the safety level of that vehicle. While Toyota petitioned for this 
exemption under two alternative bases, we have decided to grant 
Toyota's petition on the basis that it would facilitate the development 
of a low-emission vehicle. Therefore, this document will not address 
the merits of Toyota's alternative basis for the petition (prevent the 
sale of a vehicle whose overall safety is at least equivalent to 
compliant vehicles).

II. Statutory Authority for Temporary Exemptions

    The National Traffic and Motor Vehicle Safety Act (``Motor Vehicle 
Safety Act''), codified at 49 U.S.C. Chapter 301, provides the 
Secretary of Transportation authority to exempt, on a temporary basis 
and under specified circumstances, motor vehicles from a motor vehicle 
safety standard or bumper standard. This authority is set forth at 49 
U.S.C. 30113. The Secretary has delegated the authority for 
implementing this section to NHTSA.
    The Act authorizes the Secretary to grant a temporary exemption to 
a vehicle manufacturer if it is consistent with the public interest and 
it meets certain conditions. The relevant condition for Toyota's 
petition requires the Secretary to find that ``the exemption would make 
the development or field evaluation of a low-emission motor vehicle 
easier and would not unreasonably lower the safety level of that 
vehicle.'' \1\
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    \1\ See 49 U.S.C. 30113.
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    NHTSA established 49 CFR part 555, Temporary Exemption from Motor 
Vehicle Safety and Bumper Standards, to implement the statutory 
provisions concerning temporary exemptions. The requirements specified 
in 49 CFR 555.5 state that the petitioner must set forth the basis of 
the application by providing the required information under Part 555.6, 
and the reasons why the exemption would be in the public interest and 
consistent with the objectives of 49 U.S.C. Chapter 301.
    A petition under the basis that the exemption would make easier the 
development or field evaluation of a low-emission motor vehicle must 
include the information specified in 49

[[Page 102]]

CFR 555.6(c). The main requirements of that section include: (1) 
Substantiation that the vehicle is a low-emission vehicle; (2)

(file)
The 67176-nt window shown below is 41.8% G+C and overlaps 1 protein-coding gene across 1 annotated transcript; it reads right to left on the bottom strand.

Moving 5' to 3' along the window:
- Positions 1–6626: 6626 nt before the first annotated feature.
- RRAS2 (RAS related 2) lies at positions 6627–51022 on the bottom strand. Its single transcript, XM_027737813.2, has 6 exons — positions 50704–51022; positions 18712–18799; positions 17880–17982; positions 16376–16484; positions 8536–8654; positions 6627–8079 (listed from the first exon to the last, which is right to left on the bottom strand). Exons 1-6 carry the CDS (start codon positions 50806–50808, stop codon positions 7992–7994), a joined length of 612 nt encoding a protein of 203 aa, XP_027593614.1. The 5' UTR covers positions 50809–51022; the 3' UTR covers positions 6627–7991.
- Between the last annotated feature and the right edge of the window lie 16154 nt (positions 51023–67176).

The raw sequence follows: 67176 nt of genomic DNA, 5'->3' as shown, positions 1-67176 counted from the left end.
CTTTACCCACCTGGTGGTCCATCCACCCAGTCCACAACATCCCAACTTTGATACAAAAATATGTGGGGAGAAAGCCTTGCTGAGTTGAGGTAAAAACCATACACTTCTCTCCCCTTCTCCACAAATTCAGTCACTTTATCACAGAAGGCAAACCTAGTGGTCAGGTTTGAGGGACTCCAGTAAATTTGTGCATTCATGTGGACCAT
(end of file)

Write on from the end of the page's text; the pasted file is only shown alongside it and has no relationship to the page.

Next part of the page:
documentation establishing that a temporary exemption would not 
unreasonably lower the safety of a vehicle; (3) substantiation that a 
temporary exemption would facilitate the development or field 
evaluation of the vehicle; and (4) a statement of whether the 
petitioner intends to conform to the standard at the end of the 
exemption period.

III. The Electrical Safety Requirement in FMVSS No. 305 and Its Purpose

    In 2000, the agency created Federal Motor Vehicle Safety Standard 
(FMVSS) No. 305 to help facilitate the safe introduction of EVs into 
the marketplace.\2\ While FMVSS No. 305 addresses a number of safety 
concerns relevant to EVs (e.g., battery retention and electrolyte 
spillage), paragraph S5.3 of the standard (at issue here) requires EVs 
to maintain electrical isolation of various major electrical components 
(e.g., components related to the vehicle's propulsion) after specified 
crash tests. The purpose of the requirements in S5.3 is to reduce the 
risk of high voltage electrical shock to the vehicle's occupants and 
first responders in the event of a crash.\3\
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    \2\ See 65 FR 57980 (Sept. 27, 2000).
    \3\ See id.
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    NHTSA published its most recent major update to the S5.3 
requirements in 2010.\4\ In this update, NHTSA expanded the types of 
electrical components that would be covered by the requirement and the 
options available for complying with the requirement. Namely, the 
agency expanded the coverage of the standard to include other high 
voltage components of the EV beyond the propulsion battery. Further, 
the updated requirements recognize the different safety implications 
between Alternating Current (AC) and Direct Current (DC) by 
establishing different requirements for each type of electrical 
component. FMVSS No. 305 further specifies various crash test 
conditions under which a vehicle is required to meet the aforementioned 
requirements. Depending on the particular crash scenario (e.g., frontal 
barrier, rear moving barrier, and side moving deformable barrier), the 
tests can be conducted at any speed up to a maximum speed of 48, 80, or 
54 km/h, respectively.\5\
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    \4\ See 75 FR 33515 (June 14, 2010). NHTSA also answered 
petitions for reconsideration on this final rule on July 29, 2011 
dealing with clarifying the definitions and test procedures of the